If any of the foregoing apply, insureds from out-of-province who are involved in motor vehicle accidents in British Columbia are entitled to Accident Benefits up to the prescribed British Columbia minimum limits, whether the insured has purchased PIP coverage or not.
Priority of coverage
A driver, and any passenger(s) in their vehicle, may be entitled to Accident Benefit coverage from ICBC for motor vehicle accidents occurring in British Columbia on or after May 1, 2021 even if they are not a British Columbia resident or an ICBC policyholder.
However, ICBC coverage is secondary to any other applicable insurance policies to the extent of the alternative coverage available. If a person is entitled to Accident Benefits under an auto insurance policy issued by an out-of-province insurer, that coverage is primary with respect to Accident Benefits to which they are entitled regardless of whether they are also entitled to Accident Benefits from ICBC.
BC's new minimum accident benefits
First party Accident Benefits coverage has been significantly increased for motor vehicle accidents occurring in British Columbia on or after May 1, 2021. There is now no maximum limit to an insured's Accident Benefits, although there are limits to specific benefits, which are subject to Consumer Price Index adjustments.
The benefits and current coverage limits for accidents on or after May 1, 2021 include:
Medical and Rehabilitation Expenses
An insured who sustains injuries caused by the use or operation of a vehicle is entitled to reasonable and necessary medical, dental and rehabilitation expenses.
The extent of coverage for medical, dental and rehabilitation expenses is set out in both the I(V)R and the Enhanced Accident Benefits Regulation B.C. Reg. 59/2021.
Personal Care Assistance
Attendant care coverage is provided if the insured's restrictions for activities of daily living meet a minimum threshold of impairment.
Income Replacement Benefit
Under the Income Replacement and Retirement Benefits and Benefits for Students and Minors Regulation B.C. Reg. 60/2021 an Income Replacement Benefit provides coverage of up to 90% of an insured's net income, subject to a maximum yearly insurable income of $100,000.00 CAD, lost as a result of being unable to work due to an accident.
Coverage is available for insureds working without pay for a family business, students who miss school and caregivers.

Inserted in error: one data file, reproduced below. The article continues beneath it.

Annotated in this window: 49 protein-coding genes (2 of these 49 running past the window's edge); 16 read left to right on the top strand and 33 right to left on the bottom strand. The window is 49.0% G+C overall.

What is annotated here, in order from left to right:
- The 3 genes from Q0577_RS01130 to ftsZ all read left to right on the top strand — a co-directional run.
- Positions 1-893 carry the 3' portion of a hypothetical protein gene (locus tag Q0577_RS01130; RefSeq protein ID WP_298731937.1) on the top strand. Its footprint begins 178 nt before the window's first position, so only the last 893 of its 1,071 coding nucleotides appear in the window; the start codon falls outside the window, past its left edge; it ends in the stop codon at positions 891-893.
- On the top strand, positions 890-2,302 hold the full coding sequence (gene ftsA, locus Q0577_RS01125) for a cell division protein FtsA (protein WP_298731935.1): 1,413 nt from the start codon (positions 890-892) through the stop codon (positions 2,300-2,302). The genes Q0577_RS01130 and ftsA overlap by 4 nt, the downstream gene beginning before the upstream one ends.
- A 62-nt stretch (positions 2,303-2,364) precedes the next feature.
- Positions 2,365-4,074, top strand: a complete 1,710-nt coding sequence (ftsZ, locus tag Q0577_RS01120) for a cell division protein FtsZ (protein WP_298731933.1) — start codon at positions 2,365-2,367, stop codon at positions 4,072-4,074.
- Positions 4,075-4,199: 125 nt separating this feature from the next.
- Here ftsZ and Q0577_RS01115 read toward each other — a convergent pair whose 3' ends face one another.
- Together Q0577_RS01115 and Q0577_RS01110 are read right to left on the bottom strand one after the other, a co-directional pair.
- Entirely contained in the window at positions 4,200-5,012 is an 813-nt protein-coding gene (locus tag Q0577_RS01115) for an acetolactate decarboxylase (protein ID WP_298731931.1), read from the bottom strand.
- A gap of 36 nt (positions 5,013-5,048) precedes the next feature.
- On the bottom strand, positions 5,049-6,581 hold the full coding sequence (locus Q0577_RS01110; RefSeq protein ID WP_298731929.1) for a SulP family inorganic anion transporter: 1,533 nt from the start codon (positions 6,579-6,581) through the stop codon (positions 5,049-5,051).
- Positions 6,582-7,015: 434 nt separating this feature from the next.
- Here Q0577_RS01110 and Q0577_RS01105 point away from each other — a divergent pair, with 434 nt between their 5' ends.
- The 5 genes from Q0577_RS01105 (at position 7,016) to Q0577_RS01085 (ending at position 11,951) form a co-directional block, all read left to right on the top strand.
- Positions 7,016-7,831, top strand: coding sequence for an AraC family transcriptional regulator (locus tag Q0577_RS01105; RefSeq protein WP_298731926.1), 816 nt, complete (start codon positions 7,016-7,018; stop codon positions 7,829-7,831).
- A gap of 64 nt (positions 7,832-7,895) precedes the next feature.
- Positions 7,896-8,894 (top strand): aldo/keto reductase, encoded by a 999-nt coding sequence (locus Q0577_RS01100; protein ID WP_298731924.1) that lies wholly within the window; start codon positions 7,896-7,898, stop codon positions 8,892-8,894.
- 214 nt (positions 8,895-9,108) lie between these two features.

Insureds who meet the threshold of being permanently impaired or catastrophically injured pursuant to the Permanent Impairment Regulation, BC Reg 61/2021 are entitled to permanent impairment compensation. This is a one-time lump sum payment.
Indemnification for vehicle damage
The I(V)A requires ICBC to indemnify an insured for vehicle damage arising from a motor vehicle accident in British Columbia involving two or more vehicles. If the applicable auto policy is required to provide coverage to the British Columbia minimum first party coverage, an insurer is required to provide indemnity to its insureds to the extent required under the I(V)A.
Indemnification is limited to $200,000.00 CAD by the Basic Vehicle Damage Coverage Regulation, BC Reg 4/2021.
Indemnity is reduced to the extent of the responsibility for the accident of the owner or operator of the insured's vehicle, or another unidentified liable motorist, with the reduction expressed as a percentage.
Determinations of entitlement to most benefits paid or payable under the I(V)A are within the exclusive jurisdiction of the British Columbia Civil Resolution Tribunal (the "CRT"). However, claims against insurers for indemnity for vehicle damage under the new provisions are subject to mandatory arbitration.
For policies that are not required to provide BC minimum First Party Accident Benefit coverage, insureds can bring claims against the insurer before the CRT, the Provincial Court of British Columbia or the Supreme Court of British Columbia, depending on the amount of the claim.
Considerations for out-of-province auto insurers
The new amendments to the I(V)A and associated Regulations have barred tort claims arising from motor vehicle accidents in British Columbia on or after May 1, 2021 in all but very limited circumstances. Out-of-province auto insurers can, accordingly, expect a significant reduction in third party claims and lawsuits against insureds arising from motor vehicle accidents in British Columbia.
However, there will probably be an increase in the number of first party claims made by insureds.
Out-of-province auto insurers should be aware of the limited circumstances when tort claims arising from motor vehicle accidents in British Columbia occurring on or after May 1, 2021 may still be pursued against an insured, whether an insured is entitled to enhanced accident benefits to the British Columbia minimum and how to determine entitlement and calculate enhanced accident benefits.
Should you have any specific questions about this article or would like to discuss it further, you can contact the authors or a member of our Insurance and Professional Liability Group.
 Prescribed offences include: criminal negligence causing death or bodily harm, first or second degree murder, manslaughter, attempted murder, dangerous driving, impaired driving, failure to stop after an accident, evading a police officer and theft of a motor vehicle.
 I(V)A, Section 172 and 173
 I(V)A, Section 122(2)